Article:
True to form, Ryan Schneider delivered a top-shelf article. After setting the stage, he began with a very powerful summation from Ian Murray, Andy Potts, Gerry Rodrigues, Julie Dibens and Tom “La” Bomba. They were all in agreement: No matter how strong or skilled one is, it all comes down to how one *thinks* about open water swimming. That’s right, folks. Like with your ex, it’s a mind game. Get ready to kick the oceans butt with a full-on triathlon open water swimming mind smack down!
Anybody that is an open water swimming in the Los Angeles area are very familiar with Ian Murray, head coach of Triathlon Training Series and head coach of LA Triathlon Club, and Tim Bomba. Tim “La” Bomba is the person with whom every 1st time triathlete should speak. His well-known Ocean 101 clinics are a staple in the LA triathlon and open water swimming scene. These two guys represent the evolution of your open water swimming. If your a novice, you’ll begin with a guy/group like Tim “La” Bomba and then once you’ve got confidence and races under your belt, you’ll pay a visit to Ian Murray and Triathlon Training Series. This is where you’ll learn the finer points on efficiency, race strategy and making that open water swim that much tighter.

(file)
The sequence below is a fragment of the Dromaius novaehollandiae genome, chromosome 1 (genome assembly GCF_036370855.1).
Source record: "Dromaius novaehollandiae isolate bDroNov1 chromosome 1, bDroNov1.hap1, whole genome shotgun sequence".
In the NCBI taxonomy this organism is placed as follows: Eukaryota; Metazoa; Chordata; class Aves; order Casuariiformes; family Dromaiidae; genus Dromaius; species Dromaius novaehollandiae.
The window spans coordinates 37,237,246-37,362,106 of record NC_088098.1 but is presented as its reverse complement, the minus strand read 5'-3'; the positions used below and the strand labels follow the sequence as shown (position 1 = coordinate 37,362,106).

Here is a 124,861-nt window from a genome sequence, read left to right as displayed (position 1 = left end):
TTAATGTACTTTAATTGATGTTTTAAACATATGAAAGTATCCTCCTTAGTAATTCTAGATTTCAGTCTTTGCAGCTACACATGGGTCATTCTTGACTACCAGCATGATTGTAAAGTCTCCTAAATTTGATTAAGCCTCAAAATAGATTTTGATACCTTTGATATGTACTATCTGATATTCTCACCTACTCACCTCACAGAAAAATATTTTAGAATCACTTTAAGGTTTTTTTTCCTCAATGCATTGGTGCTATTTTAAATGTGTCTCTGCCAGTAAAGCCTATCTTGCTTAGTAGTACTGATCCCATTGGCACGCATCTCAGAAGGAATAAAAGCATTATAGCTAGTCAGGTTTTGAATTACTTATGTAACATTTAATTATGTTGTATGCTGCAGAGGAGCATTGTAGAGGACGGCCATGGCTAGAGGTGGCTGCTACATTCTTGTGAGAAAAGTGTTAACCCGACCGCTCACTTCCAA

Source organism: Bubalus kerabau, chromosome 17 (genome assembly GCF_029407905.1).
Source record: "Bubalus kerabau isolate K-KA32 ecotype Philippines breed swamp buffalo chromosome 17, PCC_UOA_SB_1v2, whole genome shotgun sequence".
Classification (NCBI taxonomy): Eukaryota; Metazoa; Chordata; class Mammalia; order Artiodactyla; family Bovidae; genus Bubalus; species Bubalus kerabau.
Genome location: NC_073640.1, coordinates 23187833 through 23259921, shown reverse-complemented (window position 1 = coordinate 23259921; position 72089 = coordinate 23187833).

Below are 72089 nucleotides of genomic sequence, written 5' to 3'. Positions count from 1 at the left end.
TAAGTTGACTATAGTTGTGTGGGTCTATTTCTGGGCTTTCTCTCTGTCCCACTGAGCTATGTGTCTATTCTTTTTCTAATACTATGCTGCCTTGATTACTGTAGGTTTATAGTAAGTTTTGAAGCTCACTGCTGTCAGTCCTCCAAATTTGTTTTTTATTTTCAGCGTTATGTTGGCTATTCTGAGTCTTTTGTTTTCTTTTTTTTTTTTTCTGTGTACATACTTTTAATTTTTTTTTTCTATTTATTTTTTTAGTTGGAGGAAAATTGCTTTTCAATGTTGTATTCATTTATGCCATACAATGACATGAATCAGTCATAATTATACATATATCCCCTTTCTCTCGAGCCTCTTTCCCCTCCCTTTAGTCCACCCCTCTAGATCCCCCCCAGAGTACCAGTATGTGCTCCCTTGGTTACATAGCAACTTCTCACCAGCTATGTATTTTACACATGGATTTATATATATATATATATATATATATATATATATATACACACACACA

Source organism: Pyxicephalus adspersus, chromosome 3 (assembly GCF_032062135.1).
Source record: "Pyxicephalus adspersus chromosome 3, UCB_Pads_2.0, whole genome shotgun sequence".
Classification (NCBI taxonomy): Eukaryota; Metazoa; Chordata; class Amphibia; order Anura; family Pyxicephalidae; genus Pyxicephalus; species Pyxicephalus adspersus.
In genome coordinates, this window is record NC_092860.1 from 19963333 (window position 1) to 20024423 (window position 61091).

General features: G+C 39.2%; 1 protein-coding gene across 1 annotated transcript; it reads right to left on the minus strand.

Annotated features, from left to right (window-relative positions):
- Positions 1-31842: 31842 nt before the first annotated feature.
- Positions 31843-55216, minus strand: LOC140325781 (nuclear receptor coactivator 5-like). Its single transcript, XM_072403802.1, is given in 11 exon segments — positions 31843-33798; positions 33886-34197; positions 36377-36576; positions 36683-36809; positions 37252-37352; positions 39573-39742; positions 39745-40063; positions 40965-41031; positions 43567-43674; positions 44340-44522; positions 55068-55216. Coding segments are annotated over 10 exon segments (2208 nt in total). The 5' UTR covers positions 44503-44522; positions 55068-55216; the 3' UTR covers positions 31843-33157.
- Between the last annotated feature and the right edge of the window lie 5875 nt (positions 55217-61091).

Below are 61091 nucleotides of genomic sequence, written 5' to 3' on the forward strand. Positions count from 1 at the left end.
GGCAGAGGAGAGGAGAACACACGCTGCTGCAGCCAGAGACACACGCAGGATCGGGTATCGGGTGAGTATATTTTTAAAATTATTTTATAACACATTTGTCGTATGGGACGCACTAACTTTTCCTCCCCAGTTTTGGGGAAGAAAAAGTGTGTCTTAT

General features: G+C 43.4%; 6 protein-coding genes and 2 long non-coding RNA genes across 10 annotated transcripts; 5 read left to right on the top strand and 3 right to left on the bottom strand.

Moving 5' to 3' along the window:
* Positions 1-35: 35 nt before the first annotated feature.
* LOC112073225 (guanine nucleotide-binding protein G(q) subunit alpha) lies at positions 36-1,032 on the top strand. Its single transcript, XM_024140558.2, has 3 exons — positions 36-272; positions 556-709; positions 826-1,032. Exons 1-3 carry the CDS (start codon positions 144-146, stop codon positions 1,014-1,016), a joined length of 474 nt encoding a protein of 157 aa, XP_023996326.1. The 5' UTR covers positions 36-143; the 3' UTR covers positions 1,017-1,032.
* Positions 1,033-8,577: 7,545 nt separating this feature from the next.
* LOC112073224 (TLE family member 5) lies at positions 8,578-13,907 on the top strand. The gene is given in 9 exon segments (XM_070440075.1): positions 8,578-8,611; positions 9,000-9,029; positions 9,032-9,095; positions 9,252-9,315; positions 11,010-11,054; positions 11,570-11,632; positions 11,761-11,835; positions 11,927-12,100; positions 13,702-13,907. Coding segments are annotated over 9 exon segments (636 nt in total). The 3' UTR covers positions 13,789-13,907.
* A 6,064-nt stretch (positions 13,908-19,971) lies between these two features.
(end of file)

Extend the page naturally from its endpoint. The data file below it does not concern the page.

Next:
All that aside, it still comes down to how one *thinks* about open water. It’s a lot like life. Like your boy Henry Ford said, “Whether you think you are or you aren’t…you’re right.” If you think the open water swim is doable, achievable, fun and full of adventure then that will catapult your swim training. If you think Jaws is driving a submarine under your bacon fat coated feet waiting to gorge himself, then your competition has a leg up on you.
The long and short of it, triathletes, is that you need to get your mind like an elite athlete or a successful business person. Believe you can own the open water swim and that you’ll be fine. Keep on doing that and you’re 1/2 way there. The other 1/2 can be gained by purchasing our insanely popular triathlon DVD for triathletes.